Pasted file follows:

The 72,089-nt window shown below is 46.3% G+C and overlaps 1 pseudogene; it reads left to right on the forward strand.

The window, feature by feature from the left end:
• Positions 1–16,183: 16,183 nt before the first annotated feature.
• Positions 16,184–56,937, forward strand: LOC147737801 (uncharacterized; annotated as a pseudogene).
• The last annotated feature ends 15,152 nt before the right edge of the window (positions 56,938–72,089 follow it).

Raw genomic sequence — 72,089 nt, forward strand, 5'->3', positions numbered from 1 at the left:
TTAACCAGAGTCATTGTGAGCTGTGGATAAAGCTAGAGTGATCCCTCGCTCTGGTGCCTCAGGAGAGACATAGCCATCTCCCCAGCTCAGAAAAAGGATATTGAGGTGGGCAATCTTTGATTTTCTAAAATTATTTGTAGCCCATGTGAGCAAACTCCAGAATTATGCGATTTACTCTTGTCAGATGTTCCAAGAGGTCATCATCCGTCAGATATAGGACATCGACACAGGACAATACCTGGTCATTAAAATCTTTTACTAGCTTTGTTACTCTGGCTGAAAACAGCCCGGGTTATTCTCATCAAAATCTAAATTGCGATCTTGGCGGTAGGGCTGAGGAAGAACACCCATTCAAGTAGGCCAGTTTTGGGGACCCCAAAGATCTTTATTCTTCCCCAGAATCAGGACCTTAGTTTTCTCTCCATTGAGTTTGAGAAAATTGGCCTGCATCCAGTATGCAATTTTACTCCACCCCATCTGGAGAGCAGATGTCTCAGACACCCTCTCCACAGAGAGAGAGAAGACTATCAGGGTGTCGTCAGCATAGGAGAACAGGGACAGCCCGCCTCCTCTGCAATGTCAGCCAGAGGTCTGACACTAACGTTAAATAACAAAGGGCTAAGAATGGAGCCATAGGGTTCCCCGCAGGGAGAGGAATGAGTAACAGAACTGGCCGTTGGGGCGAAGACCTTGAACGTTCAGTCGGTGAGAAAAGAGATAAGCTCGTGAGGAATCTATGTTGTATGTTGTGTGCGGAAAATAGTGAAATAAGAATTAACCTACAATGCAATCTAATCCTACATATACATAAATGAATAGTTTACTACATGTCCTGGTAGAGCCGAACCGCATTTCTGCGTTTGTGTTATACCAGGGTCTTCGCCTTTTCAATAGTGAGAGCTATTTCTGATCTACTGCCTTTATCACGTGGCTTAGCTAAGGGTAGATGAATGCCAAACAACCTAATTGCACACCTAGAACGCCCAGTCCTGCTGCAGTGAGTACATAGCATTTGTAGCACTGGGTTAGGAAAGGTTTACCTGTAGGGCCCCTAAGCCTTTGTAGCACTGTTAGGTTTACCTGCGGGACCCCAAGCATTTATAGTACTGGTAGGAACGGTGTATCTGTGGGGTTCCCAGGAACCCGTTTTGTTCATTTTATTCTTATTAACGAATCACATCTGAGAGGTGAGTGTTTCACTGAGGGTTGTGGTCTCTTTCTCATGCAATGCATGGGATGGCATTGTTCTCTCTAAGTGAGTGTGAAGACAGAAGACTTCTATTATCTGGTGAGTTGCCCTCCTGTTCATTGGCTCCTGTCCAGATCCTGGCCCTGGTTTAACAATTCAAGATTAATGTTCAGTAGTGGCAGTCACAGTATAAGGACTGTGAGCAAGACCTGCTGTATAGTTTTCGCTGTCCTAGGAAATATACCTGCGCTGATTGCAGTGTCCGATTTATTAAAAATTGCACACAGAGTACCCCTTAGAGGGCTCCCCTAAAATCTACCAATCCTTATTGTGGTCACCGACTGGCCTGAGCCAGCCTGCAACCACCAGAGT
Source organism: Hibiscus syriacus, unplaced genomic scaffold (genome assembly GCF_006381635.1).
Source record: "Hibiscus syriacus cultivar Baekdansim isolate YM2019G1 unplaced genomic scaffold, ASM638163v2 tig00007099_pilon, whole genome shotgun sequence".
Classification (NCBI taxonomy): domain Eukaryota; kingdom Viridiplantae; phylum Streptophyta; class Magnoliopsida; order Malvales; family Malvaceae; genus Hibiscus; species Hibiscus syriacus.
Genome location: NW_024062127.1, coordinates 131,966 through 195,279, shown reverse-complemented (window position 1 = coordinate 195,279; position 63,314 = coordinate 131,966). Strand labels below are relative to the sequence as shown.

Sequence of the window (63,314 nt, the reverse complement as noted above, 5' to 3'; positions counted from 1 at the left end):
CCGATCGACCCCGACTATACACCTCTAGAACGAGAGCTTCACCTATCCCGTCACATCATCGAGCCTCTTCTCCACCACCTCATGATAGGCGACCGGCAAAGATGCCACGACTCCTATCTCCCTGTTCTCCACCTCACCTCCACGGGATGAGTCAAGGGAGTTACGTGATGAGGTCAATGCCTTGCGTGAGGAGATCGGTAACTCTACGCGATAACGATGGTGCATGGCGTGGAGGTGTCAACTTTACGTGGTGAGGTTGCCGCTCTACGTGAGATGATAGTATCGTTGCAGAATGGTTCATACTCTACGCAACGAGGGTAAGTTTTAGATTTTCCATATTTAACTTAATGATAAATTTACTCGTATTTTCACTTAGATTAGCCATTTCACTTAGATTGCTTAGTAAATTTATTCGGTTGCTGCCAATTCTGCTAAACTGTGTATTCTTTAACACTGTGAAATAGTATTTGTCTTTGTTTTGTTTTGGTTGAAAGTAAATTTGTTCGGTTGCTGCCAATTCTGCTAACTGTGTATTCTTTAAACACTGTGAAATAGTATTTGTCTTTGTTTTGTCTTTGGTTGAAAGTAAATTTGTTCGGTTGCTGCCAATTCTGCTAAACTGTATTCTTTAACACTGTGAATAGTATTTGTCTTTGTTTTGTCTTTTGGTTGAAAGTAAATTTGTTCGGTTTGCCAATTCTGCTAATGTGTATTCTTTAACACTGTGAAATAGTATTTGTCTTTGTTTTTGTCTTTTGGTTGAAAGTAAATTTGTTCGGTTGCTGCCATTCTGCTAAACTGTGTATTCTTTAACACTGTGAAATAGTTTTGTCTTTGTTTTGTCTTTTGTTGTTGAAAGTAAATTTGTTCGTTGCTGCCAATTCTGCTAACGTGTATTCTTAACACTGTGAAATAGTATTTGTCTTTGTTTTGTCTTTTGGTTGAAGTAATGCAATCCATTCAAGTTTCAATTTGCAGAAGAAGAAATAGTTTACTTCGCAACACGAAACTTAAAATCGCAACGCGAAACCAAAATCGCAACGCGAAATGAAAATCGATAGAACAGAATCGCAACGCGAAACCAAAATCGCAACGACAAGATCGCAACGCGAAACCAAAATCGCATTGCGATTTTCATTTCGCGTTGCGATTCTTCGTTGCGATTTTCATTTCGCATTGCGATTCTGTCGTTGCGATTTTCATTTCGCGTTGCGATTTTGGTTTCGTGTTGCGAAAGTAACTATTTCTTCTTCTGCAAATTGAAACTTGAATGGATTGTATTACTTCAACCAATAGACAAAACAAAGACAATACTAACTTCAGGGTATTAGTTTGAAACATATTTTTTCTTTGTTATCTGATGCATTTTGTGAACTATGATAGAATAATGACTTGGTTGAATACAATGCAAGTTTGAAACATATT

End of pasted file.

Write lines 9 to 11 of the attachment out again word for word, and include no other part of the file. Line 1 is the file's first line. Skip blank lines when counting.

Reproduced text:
Source record: "Hibiscus syriacus cultivar Baekdansim isolate YM2019G1 unplaced genomic scaffold, ASM638163v2 tig00007099_pilon, whole genome shotgun sequence".
Classification (NCBI taxonomy): domain Eukaryota; kingdom Viridiplantae; phylum Streptophyta; class Magnoliopsida; order Malvales; family Malvaceae; genus Hibiscus; species Hibiscus syriacus.
Genome location: NW_024062127.1, coordinates 131,966 through 195,279, shown reverse-complemented (window position 1 = coordinate 195,279; position 63,314 = coordinate 131,966). Strand labels below are relative to the sequence as shown.